Coming to town: Lesley Stahl, Scott Simon, Helen Oyeyemi and more.
It’s a busy week for author readings; for full listings, visit the website of your favorite venue or bookstore.
Ana Maria Spagna and Laura Pritchett
Two local authors will read from their new novels — respectively, “The Luckiest Scar on Earth” and “The Blue Hour” — at 6:30 p.m. April 21, Third Place Books in Lake Forest Park.
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The Vashon Island writer celebrates her first book, the story collection “What My Last Man Did,” at 7 p.m. April 21, Elliott Bay Book Co.
Hawken, an environmentalist/entrepreneur, gathered a group of leading scientists and policymakers and combined their work in the book “Drawdown: The Most Comprehensive Plan Ever Proposed to Reverse Global Warming.” He’ll speak about their ideas at 7:30 p.m. April 21 at Town Hall, $5.
The author and University of San Diego faculty member will speak about his new book, “What Slaveholders Think: How Contemporary Perpetrators Rationalize What They Do,” at 3 p.m. April 22 at Elliott Bay Book Co.
Lena Khalaf Tuffaha
As National Poetry Month continues, Tuffaha presents her first full-length collection, “Water & Salt,” as well as her chapbook “Arab in Newsland” at 7 p.m. April 22 at Elliott Bay Book Co.
If you’re one of those for whom spring means hiking, Mathews (author of “Natural History of the Pacific Northwest Mountains”) is ready to take your questions about flora and fauna at 3 p.m. April 23, Elliott Bay Book Co.
I will confess to having fallen utterly in love with the title “Timmy Failure: The Cat Stole My Pants.” Comics artist Pastis will speak about that book and his newest “Pearls Before Swine” collection (a daily strip syndicated in this newspaper and many others) at 7 p.m. April 24 at Elliott Bay Book Co.
The Cambodia-born Ratner, in Seattle in 2012 with her debut “In the Shadow of the Banyan,” returns with her new novel, “Music of the Ghosts,” set during the Khmer Rouge regime and its aftermath. 7 p.m. April 24 at the Central Library.
Stachniak reads from her novel “The Chosen Maiden,” about the ballerina sister of the legendary Vaslav Nijinsky. 7:30 p.m. April 24 at Third Place Books in Seward Park.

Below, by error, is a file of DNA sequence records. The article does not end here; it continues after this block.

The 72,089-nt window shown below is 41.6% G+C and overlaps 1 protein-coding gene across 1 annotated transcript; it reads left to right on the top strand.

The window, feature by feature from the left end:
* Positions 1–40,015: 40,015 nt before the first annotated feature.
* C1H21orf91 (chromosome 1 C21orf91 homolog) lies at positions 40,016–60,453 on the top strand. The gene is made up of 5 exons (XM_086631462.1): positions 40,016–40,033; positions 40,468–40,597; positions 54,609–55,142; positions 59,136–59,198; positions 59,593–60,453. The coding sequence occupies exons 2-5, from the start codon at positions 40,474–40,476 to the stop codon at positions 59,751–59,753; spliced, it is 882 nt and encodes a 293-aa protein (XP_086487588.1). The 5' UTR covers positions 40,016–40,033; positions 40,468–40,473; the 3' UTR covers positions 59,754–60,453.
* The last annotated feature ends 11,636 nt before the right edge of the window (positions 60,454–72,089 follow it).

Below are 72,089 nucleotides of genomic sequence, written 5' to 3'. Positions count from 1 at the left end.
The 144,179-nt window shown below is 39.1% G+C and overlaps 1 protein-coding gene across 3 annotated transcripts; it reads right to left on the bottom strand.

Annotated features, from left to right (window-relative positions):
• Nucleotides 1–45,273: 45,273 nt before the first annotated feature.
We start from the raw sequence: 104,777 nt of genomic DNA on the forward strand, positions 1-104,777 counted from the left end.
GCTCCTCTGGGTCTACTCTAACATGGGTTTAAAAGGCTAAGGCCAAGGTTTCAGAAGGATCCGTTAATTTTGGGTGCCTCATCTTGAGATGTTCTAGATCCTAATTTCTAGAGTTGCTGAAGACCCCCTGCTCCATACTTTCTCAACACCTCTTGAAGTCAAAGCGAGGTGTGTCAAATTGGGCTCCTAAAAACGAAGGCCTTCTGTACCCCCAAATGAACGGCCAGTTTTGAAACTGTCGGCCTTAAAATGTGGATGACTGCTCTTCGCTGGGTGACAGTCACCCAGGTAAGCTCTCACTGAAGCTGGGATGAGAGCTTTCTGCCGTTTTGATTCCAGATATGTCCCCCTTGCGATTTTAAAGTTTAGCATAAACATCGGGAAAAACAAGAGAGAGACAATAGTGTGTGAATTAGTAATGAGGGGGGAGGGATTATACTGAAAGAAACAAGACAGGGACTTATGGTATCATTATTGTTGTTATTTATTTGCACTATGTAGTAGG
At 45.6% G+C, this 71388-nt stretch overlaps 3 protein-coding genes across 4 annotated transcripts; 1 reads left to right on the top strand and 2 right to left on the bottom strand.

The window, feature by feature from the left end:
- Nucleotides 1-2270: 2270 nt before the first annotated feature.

The Hugo Award-winning writer will read from and sign his new “Star Wars” novel, “Thrawn,” at 7 p.m. April 24 at the University Book Store.
Dr. Elisabeth Rosenthal
Rosenthal, a New York Times reporter, examines the state of the American health-care system in her new book, “An American Sickness: How Healthcare Became Big Business and How You Can Take It Back.” She’ll talk at 7:30 p.m. April 24 at Town Hall, $5.
It’s baseball season, and longtime Cubbies fan Simon (the NPR “Weekend Edition” host and author of several books) is in town to talk about his new book, “My Cubs: A Love Story,” at 7:30 p.m. April 24 at Town Hall, $5.
The British author of five novels (including “Mr. Fox” and “White Is For Witching”) and the 2016 short-story collection “What Is Not Yours Is Not Yours” will speak as part of Seattle Arts & Lectures’ Literary Arts Series at 7:30 p.m. April 25 at Benaroya Hall, $20-80.
The author of “Nevermore” returns with his new novel, “The Evening Road,” in which two young women — one black, one white — cross paths in 1920 Indiana. He’ll speak in conversation with Third Place Books’ managing partner Robert Sindelar at 7 p.m. April 25 at Third Place Books in Lake Forest Park.
Franta, best-selling author of the memoir “A Work in Progress,” returns with the publication of his “open diary,” “Note to Self.” He’ll be at University Book Store at 6 p.m. April 25; tickets are $24 at brownpapertickets.com and include a copy of the book and the opportunity to take a photograph with Franta.
Bing! Tobolowsky might be known best as Ned Ryerson in “Groundhog Day,” but he’s also an author (“The Dangerous Animals Club”) and a storyteller (“The Tobolowsky Files,” heard locally on KUOW). He’ll talk about his latest book, “My Adventures With God,” at 7:30 p.m. April 25 at Town Hall, $30 (includes copy of book).
The “60 Minutes” correspondent, in conversation with Tony Ventrella, talks about her biggest investigative journalism challenge: grandparenthood, of which she writes in her book “Becoming Grandma.” 7:30 p.m. April 25 at Town Hall, $5.
Denn, a local food writer and frequent Seattle Times contributor, talks about her book “Edible City: A Delicious Journey,” the companion book to the current Museum of History & Industry exhibit about the Pacific Northwest’s food history. 7 p.m. April 26 at Third Place Books in Lake Forest Park.
Mary Lou Sanelli
It’s rare to see a dance translation of a book, but that’s what Sanelli, author of “A Woman Writing: What writing about writing taught me about determination, persistence, and the ups and downs of choosing a writing life,” is offering (with help from two Cornish College of the Arts dance students) at 7:30 p.m. April 27 at Town Hall, $5.
Adams, a local author, will read from and sign copies of “The Chicken Who Saved Us: The Remarkable Story of Andrew and Frightful,” about her autistic son’s bond with his pet chicken. 7 p.m. April 27 at Happy Valley Grange in Redmond.
The author of “The Lost Books of the Odyssey” returns with his new novel, “Void Star,” speaking at 7 p.m. April 27 at Elliott Bay Book Co.